Belated Response to Germaine Greer’s transphobic comments

You’d think that ‘are you a feminist’ would be an easy question to answer. Enthusiastically, you’d say ‘of course, I believe in equality, don’t you?’ In fact, if asked, I do say yes, not least because it is important to acknowledge all the changes that have brought us to the position we are now in. The women who won votes for us, women who were firsts, who fought for whatever reason. And I do believe in equality. Obviously. Not just for women but for everyone.

And therein lies a problems with feminism. It isn’t inclusive. You’d think that being on the wrong side of prejudice might make feminism open its arms to all women who have suffered. This does not seem to be the case.

A recent example of this was Germaine Greer saying in her usual subtle way that trans women can’t be women. (Does this mean you’re only a real women if you have all the correct body parts. What if you have had a mastectomy? What if you are intersex? What if you happen to look rather boyish? Do you have to prove your female parts before you are allowed to have a voice?)  I do not think that the entirety of my personality – or anyone else’s – resides entirely in their genitals. I do not look at someone else and think I wonder if they have the correct genitalia for the clothes you are wearing. Greer goes on to say that transwomen don’t always look or sound like women. The assumption is then what do women sound or look like. Is she suggesting you have to be suitably feminine to be a feminist? Surely not but clearly there are some rules. Whatever it is she thinks about women and what they are like, it is very narrow and confining.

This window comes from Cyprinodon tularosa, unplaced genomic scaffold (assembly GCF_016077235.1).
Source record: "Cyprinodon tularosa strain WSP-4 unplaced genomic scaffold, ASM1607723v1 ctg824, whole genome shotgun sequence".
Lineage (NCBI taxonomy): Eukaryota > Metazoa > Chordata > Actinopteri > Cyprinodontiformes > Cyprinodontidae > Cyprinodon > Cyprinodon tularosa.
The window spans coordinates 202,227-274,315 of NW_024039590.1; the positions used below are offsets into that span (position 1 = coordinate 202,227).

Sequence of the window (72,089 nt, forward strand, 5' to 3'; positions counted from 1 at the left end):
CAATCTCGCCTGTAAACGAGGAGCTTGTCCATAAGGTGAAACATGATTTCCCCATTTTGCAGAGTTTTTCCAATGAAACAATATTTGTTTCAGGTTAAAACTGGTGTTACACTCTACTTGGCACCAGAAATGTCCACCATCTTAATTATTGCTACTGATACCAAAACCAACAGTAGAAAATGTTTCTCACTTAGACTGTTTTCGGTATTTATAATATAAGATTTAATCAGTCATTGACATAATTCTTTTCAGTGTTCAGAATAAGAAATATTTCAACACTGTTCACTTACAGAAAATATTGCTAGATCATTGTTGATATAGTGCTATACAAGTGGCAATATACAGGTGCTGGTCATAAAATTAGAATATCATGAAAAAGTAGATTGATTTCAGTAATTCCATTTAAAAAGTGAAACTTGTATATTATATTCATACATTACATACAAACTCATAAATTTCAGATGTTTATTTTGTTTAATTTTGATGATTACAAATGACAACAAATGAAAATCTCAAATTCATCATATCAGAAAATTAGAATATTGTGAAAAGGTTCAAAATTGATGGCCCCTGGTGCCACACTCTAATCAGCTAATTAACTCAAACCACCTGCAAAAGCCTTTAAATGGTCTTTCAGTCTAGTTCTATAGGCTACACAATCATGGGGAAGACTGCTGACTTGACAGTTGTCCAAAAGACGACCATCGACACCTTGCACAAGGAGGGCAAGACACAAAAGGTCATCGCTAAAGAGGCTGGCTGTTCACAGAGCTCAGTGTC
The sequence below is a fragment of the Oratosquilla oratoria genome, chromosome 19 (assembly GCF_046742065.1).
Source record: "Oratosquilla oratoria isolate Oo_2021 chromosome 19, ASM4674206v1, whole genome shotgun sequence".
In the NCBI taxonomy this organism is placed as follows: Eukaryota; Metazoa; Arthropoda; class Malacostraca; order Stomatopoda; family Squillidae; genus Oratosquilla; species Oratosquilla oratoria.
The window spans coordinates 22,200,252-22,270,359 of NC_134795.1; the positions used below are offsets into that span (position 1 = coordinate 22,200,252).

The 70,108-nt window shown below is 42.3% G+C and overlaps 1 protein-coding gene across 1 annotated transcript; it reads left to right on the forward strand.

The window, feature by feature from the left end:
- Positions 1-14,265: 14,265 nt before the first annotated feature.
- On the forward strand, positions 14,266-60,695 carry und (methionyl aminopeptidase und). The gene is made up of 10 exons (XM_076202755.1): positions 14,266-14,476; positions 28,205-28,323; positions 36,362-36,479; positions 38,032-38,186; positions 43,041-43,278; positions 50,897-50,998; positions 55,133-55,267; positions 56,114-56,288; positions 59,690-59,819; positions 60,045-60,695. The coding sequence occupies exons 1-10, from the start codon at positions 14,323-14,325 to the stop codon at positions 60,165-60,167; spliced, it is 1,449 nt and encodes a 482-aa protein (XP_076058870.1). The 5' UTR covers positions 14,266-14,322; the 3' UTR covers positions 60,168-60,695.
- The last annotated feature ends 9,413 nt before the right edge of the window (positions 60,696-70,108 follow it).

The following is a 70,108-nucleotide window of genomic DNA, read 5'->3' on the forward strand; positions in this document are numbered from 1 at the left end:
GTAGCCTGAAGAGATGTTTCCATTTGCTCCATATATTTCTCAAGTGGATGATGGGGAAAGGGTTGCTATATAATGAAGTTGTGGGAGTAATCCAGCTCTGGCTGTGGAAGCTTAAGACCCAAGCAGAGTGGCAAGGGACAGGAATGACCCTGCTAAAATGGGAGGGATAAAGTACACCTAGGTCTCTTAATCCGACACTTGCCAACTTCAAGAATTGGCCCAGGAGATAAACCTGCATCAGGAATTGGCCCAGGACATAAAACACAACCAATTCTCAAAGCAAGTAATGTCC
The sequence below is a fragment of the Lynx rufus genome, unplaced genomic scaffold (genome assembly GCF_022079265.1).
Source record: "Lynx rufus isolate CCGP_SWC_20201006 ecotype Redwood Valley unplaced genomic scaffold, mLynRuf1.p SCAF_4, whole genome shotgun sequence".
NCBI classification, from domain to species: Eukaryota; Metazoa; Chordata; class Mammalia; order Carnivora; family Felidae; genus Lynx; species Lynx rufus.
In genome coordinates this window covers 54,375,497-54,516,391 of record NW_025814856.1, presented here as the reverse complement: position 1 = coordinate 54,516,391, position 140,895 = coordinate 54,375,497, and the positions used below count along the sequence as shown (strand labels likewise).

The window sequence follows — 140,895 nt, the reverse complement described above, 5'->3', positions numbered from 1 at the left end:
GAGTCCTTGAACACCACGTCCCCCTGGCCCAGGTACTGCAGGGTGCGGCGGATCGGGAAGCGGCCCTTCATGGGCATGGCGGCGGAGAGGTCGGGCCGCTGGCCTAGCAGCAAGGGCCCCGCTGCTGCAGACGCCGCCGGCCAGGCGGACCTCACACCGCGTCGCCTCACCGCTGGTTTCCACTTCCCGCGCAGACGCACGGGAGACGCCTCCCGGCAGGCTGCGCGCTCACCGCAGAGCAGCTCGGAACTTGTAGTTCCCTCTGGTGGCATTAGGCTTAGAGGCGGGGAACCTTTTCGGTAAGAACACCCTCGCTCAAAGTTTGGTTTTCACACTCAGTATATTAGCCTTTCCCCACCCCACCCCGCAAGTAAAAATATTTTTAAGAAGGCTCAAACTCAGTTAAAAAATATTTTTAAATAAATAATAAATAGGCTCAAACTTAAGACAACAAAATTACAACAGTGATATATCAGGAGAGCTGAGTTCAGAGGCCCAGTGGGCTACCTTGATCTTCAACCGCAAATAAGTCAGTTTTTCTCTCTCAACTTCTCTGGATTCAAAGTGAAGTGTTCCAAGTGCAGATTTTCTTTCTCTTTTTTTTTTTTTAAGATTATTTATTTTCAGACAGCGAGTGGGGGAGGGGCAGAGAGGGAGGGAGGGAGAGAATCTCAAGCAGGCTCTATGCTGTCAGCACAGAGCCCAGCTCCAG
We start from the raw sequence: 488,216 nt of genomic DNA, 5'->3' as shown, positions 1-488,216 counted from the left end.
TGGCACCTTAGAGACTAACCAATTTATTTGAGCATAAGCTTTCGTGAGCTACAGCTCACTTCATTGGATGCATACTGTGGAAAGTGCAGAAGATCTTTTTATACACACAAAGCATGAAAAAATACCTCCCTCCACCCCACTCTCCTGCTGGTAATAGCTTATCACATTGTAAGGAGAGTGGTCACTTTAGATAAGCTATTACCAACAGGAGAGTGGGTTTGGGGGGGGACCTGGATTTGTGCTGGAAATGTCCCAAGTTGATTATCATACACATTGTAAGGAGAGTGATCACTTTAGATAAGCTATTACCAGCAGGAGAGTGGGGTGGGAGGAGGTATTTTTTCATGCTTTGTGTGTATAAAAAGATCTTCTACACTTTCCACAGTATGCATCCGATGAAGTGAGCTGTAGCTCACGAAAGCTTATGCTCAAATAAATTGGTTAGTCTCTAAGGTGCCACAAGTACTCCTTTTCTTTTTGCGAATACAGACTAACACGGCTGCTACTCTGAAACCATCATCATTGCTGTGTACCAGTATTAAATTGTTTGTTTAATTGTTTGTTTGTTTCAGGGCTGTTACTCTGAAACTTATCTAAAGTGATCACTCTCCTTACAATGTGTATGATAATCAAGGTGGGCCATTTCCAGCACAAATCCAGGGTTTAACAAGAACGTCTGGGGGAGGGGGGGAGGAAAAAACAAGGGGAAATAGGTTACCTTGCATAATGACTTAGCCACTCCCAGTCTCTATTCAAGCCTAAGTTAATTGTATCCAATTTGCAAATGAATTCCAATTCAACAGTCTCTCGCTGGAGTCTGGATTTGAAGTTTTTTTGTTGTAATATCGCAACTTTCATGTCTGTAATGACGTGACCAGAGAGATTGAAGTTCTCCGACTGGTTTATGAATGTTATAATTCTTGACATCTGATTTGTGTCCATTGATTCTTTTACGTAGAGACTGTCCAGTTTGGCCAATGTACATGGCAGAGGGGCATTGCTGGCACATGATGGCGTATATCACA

If you are going to live as a woman, you are going to face female problems, regardless of what body parts you may have beneath your clothing. If you are going to face sexism in any form then you are surely allowed a voice within feminism. Of course, I am not the same as a transwoman, just like I am not a black woman and I am not a lesbian but that doesn’t mean that I think that feminism should be open only to those who are like me. Difference is important, probably more important than sameness.

Transfeminism exists, has its own identity and doesn’t need the likes of Greer to offer support or otherwise. But it would be nice if mainstream feminism – the view that the majority of people get of the movement – would be a bit more supportive. Greer is listened to and has an enviable position in the media. It is a shame she uses this position to be a bully. Maybe it is true that once you have some form of power, you can no longer relate to others who don’t, regardless of what sex you are.

 

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